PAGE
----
The Man for Whom the World was Made
by George L. Murphy
Human beings are always fascinated by questions about origins. Where did the universe come from, and how did we get here? The opening chapters of Genesis have given us some of our favorite religious images. Today’s scientists have new tools with which to explore the universe, and a great deal has been learned about the origins of life and the universe in the past century. But when we contemplate the results of looking billions of years into the past and billions of light years into space, we are still driven to ask questions that men and women asked millennia ago: What is the point of it all? Is there any meaning to this world in which we participate?
Christians have never had any doubt that God has a purpose in creation. We may not be able to understand that purpose, and perhaps “cannot find out what God has done from the beginning to the end.” (Eccl. 3:11) In fact, any attempt to explain why God created the universe runs into the danger of suggesting that God had to create for some reason. No, God creates in freedom. But we are told that God did not create the world a chaos (Is. 45:18), and we are given a vision of the completion of God’s work in the Book of Revelation.
Scientific developments have forced us to discard some ideas about God’s design in creation. Modern astrophysics has shown that births and deaths of stars are still occurring, so that we know that the stars were not all simply set in place in the beginning. The Darwinian theory of evolution argues that life has developed through a process of natural selection, rather than having had all its features displayed when the world was young. It isn’t surprising, then, that some scientists and philosophers have come to doubt that there is any meaning or purpose to the universe. Scientifically, they argue, we can only seek to understand the world as it is, and can’t explain why it is that way.
The Scientific Anthropic Principle
But recent work in cosmology has led some scientists to wonder if the universe does “just happen” to be as it is. Doubts about the accidental character of the world stem from discoveries that a universe much different from ours would not have allowed the development of the kind of life that we know. The idea of the apparent fitness of the cosmos for our species has found expression in recent years as the “anthropic principle,” and has become a fairly hot topic among scientists. Barrow and Tipler’s The Anthropic Cosmological Principle 1 provides a massive treatment of the subject, to which I would refer the reader for further details on some points I will consider. There are also briefer and less technical surveys available.2
Perhaps the simplest example with which to begin a discussion of the anthropic principle is the basic force of gravitation. There is a gravitational pull between any two pieces of matter in the universe which depends on the masses of the bodies and the distance between them. Two masses of one kilogram separated by a meter attract one another with a force of about fifteen-trillionths of a pound. That seems a quite arbitrary value, and we can easily imagine universes in which gravity would be stronger or weaker. But if gravity were much stronger than it is, the expansion of the universe which is now generally thought to have begun in the Big Bang would quickly have been brought to a halt and the universe would have collapsed long before life could develop. And if gravity were much weaker than we experience, the universe would have thinned out so quickly that no stars or planets would have formed. Again, life as we know it would not have come about.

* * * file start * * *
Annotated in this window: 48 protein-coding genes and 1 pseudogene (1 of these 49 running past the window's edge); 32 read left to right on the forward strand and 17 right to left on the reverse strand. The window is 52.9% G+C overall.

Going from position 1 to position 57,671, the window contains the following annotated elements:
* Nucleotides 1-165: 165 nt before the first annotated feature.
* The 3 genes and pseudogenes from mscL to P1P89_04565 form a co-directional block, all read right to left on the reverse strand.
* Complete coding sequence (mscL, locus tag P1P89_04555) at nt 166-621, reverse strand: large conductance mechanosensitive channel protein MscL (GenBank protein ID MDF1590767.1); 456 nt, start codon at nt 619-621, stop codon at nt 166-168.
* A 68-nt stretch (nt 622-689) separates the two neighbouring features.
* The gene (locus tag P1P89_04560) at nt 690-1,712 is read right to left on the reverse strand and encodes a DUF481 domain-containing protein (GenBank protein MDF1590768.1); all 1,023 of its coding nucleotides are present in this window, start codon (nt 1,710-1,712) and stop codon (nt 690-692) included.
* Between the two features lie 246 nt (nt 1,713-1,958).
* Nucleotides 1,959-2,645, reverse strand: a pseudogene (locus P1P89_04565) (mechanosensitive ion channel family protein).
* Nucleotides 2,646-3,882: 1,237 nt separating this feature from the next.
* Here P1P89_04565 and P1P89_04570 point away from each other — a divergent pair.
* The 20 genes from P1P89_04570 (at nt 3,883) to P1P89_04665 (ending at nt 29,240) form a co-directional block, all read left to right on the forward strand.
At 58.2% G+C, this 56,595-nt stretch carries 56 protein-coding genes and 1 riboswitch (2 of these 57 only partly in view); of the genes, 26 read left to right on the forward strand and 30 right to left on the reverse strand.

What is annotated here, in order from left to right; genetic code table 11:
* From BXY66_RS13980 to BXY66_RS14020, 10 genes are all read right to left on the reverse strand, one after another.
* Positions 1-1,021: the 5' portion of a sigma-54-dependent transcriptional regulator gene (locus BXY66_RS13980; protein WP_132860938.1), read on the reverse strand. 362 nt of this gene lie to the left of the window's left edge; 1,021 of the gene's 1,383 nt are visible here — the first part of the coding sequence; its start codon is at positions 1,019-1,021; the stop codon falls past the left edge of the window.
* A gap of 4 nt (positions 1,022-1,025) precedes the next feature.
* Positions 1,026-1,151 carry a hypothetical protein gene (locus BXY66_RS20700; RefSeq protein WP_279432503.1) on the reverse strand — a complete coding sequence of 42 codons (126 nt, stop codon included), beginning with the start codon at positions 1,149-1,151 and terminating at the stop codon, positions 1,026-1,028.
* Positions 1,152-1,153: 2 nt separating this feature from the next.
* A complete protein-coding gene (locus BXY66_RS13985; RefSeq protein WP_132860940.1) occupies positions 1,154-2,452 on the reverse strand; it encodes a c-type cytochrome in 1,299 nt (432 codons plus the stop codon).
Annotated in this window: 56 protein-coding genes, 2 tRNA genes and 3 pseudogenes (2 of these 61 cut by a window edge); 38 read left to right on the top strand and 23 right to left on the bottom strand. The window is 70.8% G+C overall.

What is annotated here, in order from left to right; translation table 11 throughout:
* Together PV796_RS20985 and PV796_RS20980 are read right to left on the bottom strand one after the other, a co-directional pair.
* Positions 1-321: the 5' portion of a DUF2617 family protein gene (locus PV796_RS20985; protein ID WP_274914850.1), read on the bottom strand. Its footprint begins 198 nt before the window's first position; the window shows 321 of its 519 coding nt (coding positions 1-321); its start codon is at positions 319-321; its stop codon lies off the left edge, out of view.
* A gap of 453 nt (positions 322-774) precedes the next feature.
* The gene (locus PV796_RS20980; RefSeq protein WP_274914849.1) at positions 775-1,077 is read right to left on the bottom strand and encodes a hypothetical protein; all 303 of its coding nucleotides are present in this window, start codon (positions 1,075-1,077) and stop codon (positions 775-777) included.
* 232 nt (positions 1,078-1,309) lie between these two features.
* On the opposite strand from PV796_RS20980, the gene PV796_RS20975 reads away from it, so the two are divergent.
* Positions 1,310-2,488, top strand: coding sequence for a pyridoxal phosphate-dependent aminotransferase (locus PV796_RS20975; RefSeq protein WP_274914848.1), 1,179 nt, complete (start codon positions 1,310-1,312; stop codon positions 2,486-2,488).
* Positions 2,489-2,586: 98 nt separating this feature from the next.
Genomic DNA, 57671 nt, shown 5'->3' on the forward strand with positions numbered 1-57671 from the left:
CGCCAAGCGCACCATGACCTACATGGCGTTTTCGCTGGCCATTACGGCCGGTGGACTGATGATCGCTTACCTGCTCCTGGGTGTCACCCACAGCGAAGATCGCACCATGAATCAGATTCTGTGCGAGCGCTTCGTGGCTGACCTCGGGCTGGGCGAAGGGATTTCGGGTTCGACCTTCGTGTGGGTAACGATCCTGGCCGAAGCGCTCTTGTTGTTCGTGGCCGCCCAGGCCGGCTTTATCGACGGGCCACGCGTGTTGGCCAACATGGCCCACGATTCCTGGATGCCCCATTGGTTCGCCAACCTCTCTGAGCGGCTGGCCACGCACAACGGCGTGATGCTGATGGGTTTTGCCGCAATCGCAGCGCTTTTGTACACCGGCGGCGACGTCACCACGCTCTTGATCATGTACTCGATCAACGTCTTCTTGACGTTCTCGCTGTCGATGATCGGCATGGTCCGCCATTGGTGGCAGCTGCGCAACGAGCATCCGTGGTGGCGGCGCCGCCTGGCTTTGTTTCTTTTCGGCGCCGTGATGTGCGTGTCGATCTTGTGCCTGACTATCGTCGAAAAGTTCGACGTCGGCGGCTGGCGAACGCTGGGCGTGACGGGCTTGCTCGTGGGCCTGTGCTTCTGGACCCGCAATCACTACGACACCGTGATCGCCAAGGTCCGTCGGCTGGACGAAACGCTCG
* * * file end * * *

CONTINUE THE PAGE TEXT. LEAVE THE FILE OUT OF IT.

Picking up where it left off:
So tinkering with the strength of gravity would probably have produced a universe in which life with a physical and chemical basis like ours was impossible. Tinkering with other numbers which characterize our universe, such as the strengths of electromagnetic or nuclear forces, would have had a similar effect. It seems as if the universe is just right for humanity.
One can, of course, speculate on the possibilities for life forms which have a fundamentally different physico-chemical basis from ours. But at present we know nothing scientifically about how life might develop in, for example, a cloud of pure hydrogen. We cannot absolutely rule out the possibility of life that is not carbon-based, does not require water, and so forth, but at present we have to leave consideration of such possibilities to science fiction, for we have no scientific evidence even to suggest any probability of such life.
A precise statement of the anthropic principle can take several forms. A weak version is simply the observation that the universe as we know it is compatible with human life. To this extent the anthropic principle is not particularly speculative or controversial. If regarded simply as the statement “we are here,” it may even seem trivially obvious. But it is not trivial, for it is far from obvious a priori that a universe will satisfy the rather stringent physical conditions for life.
But there are stronger, more speculative, and more controversial versions of the anthropic principle which state that in some sense the universe must be compatible with intelligent life, or even that such life must indeed develop. These stronger versions are no longer simply statements about the physical parameters of the universe and of living systems, but are far-reaching claims about two-way relationships between the universe and the life which can exist in it.
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